LAFAYETTE, Ind. (WLFI)-Historic Preservation advocates say creating historic districts helps boost the local economy. The Lafayette Historic Preservation Commission points to downtown Lafayette as an example. That area has grown significantly since it was established as a historic district. At the heart of downtown near Main and 6th street, several shops and restaurants are occupying the historic buildings. Above those businesses is more space, some of which house apartments. Those apartments are in high demand and nearly always leased out. Vice President of the Historic Preservation Commission Sean Lutes says historic buildings draw people to the community.
"Historic districts raise property values they draw in tourism and areas like this have what we call placemaking,” said Lutes. “There is something unique about this area that draws people in. They want to do business here, they want to live here."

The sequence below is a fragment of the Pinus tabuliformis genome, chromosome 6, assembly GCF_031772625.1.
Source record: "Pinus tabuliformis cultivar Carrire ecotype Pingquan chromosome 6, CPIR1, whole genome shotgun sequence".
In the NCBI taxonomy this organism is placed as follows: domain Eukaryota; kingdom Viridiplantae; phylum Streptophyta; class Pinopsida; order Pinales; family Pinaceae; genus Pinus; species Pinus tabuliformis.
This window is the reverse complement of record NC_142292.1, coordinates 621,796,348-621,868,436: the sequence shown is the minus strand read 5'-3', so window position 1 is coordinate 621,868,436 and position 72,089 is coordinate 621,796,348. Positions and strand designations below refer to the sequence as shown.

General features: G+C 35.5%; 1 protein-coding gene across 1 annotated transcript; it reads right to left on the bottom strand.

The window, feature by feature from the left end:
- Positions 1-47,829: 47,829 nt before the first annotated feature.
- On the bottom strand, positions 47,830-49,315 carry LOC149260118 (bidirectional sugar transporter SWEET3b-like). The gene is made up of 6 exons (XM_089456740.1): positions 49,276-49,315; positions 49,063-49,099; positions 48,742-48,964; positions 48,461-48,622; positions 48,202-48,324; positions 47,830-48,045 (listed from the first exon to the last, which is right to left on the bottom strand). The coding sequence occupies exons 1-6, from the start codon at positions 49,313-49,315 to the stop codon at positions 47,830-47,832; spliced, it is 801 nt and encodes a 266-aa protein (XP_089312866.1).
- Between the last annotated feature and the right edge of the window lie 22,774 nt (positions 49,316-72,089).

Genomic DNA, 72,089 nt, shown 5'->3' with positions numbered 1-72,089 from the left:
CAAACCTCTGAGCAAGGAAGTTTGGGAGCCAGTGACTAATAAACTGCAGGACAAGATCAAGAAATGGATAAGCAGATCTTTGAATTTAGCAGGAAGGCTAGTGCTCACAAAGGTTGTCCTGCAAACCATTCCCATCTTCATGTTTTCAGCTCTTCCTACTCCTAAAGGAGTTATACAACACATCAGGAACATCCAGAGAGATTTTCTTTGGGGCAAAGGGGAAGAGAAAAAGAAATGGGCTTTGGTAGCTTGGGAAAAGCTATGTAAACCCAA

Lutz says one of the challenging things about historic districts is the misconceptions surrounding them.
“Local historic districts in Lafayette do not impact interior work, landscaping repair work, painting a surface that has already been painted, and several other features,” added Lutes.
He says it's only major exterior changes, new construction, and demolition that is affected by an area being designated a historic district. Even with those restrictions, 97-100 percent of projects are approved by the historic preservation commission.